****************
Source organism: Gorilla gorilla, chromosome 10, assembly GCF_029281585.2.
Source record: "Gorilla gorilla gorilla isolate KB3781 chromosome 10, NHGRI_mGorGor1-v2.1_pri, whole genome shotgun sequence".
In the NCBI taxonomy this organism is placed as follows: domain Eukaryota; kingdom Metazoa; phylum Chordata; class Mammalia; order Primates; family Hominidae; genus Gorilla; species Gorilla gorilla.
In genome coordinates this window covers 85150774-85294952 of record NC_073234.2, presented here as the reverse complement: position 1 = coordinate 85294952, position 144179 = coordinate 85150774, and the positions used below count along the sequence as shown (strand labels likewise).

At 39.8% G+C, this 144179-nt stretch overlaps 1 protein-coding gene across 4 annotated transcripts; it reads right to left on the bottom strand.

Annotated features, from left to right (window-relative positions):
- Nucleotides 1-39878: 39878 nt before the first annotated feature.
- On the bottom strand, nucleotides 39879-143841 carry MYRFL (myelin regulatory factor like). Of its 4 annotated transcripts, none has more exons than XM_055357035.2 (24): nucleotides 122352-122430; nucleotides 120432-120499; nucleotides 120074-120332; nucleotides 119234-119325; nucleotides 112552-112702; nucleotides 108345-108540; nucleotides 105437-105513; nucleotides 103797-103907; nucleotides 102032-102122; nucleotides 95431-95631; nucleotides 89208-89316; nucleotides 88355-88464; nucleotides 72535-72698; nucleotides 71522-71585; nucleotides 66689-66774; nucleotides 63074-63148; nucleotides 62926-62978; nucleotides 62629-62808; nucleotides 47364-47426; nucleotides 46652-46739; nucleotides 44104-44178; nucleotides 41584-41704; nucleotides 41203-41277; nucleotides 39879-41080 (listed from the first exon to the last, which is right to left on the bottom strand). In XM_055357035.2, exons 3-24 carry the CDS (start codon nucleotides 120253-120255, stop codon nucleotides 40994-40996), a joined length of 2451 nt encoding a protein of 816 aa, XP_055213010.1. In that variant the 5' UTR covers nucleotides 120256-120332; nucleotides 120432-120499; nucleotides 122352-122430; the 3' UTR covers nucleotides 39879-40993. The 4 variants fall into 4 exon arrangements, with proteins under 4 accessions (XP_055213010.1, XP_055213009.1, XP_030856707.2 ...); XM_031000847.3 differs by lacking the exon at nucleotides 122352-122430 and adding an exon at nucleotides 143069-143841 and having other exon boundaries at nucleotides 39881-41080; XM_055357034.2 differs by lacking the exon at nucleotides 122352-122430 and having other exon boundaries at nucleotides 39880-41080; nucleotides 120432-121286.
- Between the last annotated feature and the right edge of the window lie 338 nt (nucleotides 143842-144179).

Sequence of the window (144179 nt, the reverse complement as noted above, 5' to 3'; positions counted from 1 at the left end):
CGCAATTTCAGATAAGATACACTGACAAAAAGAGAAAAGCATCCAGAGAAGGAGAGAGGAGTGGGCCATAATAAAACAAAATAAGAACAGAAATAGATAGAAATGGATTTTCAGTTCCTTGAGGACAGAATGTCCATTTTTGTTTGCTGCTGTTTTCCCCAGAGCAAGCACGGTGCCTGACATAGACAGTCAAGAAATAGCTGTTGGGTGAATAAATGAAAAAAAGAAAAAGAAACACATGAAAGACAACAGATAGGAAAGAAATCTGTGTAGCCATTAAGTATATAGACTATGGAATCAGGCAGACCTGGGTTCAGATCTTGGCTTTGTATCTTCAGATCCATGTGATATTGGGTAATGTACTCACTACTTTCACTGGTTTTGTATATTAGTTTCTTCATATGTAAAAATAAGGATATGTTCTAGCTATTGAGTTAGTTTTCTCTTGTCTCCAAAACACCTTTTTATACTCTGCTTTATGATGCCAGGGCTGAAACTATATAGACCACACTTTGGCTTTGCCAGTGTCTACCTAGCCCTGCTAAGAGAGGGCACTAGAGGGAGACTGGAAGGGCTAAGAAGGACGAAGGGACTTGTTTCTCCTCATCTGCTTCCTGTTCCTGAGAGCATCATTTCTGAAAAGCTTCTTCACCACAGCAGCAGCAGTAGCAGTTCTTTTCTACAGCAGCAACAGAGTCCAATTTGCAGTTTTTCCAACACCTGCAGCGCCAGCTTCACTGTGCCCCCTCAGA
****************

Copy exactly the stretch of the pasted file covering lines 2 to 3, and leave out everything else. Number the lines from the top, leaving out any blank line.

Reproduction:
Source record: "Gorilla gorilla gorilla isolate KB3781 chromosome 10, NHGRI_mGorGor1-v2.1_pri, whole genome shotgun sequence".
In the NCBI taxonomy this organism is placed as follows: domain Eukaryota; kingdom Metazoa; phylum Chordata; class Mammalia; order Primates; family Hominidae; genus Gorilla; species Gorilla gorilla.